Jnetics has a virtual screening clinic - The Jnetics Clinic - through which participants can get screened for the same 9 severe recessive JGDs. Though part subsidised, participants at the clinic pay the a reduced cost of £250 to attend. Click here.
for more information and booking.
16How much does GENEius screening cost?
The actual cost is £300 per person – but, through funds raised by Jnetics, GENEius screening is currently available fully subsidised for students in Year 12 at Jewish schools and at University.
Jnetics can only continue to offer FREE screening to students as long as it has the needed funds. If able, any contribution you/your family can make to pay for screening will help enable the charity to provide screening to future students. Contributions can be made here
17How can I register for a GENEius screening?
Click on the Schools or University links in the menu to view upcoming screening events.
18Will the results of my test be kept confidential?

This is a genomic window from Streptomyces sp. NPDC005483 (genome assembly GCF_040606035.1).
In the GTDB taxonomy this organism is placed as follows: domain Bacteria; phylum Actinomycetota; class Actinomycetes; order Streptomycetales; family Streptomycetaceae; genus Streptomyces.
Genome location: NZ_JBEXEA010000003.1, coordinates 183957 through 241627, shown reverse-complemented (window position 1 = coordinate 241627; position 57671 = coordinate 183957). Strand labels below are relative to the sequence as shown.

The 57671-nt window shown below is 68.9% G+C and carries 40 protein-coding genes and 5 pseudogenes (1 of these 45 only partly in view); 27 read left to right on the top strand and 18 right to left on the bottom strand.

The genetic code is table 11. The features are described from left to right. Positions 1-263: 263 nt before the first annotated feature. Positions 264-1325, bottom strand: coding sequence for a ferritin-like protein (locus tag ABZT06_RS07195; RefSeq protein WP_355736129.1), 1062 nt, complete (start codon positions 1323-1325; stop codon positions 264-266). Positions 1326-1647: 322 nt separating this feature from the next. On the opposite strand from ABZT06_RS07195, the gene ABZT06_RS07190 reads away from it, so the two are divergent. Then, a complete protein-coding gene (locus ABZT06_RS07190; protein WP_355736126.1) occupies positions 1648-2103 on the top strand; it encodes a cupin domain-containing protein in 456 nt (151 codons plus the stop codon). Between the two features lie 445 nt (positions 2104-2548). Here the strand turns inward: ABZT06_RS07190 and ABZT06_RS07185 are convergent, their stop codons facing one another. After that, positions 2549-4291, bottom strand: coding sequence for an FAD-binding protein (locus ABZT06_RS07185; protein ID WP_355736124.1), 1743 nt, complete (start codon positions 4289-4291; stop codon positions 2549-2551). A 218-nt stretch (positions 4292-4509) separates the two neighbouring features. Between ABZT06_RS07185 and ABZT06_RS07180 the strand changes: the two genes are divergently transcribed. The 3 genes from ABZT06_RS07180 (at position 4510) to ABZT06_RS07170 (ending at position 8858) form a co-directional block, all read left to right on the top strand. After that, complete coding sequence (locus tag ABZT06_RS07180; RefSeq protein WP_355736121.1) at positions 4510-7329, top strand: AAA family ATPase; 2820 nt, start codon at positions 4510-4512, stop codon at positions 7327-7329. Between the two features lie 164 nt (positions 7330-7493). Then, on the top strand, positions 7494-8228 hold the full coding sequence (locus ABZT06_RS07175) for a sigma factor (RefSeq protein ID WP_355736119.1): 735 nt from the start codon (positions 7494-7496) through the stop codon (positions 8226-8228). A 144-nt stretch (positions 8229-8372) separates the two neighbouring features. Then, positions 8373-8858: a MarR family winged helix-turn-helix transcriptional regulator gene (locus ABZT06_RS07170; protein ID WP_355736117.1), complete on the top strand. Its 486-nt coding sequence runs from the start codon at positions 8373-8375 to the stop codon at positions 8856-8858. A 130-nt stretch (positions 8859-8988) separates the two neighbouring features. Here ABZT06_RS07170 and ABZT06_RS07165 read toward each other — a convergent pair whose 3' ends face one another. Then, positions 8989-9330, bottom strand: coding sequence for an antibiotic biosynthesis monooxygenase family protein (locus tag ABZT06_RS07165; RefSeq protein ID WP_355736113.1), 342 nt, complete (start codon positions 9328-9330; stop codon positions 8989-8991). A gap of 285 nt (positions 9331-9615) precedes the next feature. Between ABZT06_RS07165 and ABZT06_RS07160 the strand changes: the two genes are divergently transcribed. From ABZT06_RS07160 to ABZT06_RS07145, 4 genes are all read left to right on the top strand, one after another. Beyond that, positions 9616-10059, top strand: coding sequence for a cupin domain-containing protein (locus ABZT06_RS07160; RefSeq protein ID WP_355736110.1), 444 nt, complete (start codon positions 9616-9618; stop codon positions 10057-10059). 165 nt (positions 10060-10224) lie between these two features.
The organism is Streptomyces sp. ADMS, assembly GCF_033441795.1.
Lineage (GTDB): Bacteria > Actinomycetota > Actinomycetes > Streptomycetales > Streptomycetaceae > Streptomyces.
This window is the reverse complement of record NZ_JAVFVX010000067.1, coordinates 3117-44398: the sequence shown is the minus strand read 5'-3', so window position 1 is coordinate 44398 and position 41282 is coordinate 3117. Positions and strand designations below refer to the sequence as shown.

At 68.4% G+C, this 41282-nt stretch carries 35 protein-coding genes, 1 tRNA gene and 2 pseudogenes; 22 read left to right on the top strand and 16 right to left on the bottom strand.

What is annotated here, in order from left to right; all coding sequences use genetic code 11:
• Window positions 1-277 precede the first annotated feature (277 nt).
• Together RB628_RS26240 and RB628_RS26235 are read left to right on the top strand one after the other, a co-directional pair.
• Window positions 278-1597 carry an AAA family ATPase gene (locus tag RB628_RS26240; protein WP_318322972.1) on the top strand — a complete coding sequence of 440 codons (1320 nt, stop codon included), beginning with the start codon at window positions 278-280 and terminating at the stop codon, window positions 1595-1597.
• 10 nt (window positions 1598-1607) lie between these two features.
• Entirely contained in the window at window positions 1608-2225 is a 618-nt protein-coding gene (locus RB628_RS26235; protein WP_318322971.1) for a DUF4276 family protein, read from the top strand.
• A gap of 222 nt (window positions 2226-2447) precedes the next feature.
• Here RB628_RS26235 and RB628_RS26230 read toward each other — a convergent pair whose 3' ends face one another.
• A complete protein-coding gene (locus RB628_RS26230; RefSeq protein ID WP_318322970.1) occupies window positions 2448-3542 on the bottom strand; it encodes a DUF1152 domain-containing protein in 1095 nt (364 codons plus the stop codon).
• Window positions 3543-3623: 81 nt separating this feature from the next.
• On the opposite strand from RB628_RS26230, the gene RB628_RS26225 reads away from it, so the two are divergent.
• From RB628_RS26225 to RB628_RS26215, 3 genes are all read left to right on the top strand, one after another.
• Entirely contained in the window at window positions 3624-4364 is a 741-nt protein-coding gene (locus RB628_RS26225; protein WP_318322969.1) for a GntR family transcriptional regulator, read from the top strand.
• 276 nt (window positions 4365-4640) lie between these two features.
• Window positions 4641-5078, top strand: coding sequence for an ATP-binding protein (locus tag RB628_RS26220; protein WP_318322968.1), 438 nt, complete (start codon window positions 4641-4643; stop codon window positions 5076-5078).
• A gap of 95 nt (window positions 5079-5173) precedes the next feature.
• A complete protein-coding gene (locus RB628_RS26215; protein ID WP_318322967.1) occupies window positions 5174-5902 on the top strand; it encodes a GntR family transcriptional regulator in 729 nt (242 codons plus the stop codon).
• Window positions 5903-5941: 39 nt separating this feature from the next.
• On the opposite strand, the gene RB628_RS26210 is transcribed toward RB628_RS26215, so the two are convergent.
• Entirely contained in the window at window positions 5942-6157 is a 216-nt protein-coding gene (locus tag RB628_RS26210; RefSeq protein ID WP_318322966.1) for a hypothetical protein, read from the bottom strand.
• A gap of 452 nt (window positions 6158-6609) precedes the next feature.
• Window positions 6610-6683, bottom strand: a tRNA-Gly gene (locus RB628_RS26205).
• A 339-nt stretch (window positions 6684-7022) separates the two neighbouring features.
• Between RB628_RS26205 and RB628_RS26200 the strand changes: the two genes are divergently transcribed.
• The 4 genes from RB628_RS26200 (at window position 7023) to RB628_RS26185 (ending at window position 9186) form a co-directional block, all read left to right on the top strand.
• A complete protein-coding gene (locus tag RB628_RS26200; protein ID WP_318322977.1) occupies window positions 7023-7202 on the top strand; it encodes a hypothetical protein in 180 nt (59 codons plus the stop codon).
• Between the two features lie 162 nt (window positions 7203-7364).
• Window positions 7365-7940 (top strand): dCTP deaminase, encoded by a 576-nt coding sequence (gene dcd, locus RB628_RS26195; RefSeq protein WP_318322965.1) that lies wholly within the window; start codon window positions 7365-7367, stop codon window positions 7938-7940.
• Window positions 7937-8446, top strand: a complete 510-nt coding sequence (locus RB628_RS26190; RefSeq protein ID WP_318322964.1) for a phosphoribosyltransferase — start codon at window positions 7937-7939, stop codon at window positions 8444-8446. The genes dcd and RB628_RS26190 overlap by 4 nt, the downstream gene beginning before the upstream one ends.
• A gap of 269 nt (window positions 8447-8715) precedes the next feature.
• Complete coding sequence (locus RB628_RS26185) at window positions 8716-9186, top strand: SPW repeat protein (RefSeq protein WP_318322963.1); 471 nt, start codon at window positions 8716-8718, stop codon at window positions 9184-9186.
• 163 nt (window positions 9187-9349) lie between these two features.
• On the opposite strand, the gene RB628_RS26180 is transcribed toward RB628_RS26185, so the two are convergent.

The results of your carrier screening test will be delivered directly to the Jnetics genetic counsellor at Northwick Hospital who will only share the results with you. The results of your test are strictly confidential and will not be shared with any additional parties unless you request otherwise.
19Will being found to be a carrier affect in my medical insurance in any way?
There should not be any ramifications of being a carrier of a recessive condition with regard to any kind of insurance.
20I know I’m not a Tay-Sachs carrier, do I still need to be tested for the other 8 disorders?
YES. Carrier status for one disorder has no impact on carrier status for the other disorders.
21I want to be screened with Dor Yeshorim, can I do GENEius screening too?
Dor Yeshorim screening is appropriate for people who plans on finding a partner via the ‘shidduch system’. PLEASE NOTE: Dor Yeshorim will not screen someone who has been informed of their results from a different screening programme, such as the GENEius screening.
All eligible students can have GENEius screening, however, if you know that you want to be part of the ‘shidduch system’, then Dor Yeshorim may be more appropriate screening option for you.
22If I am planning a family with a same sex partner in the future is screening relevant?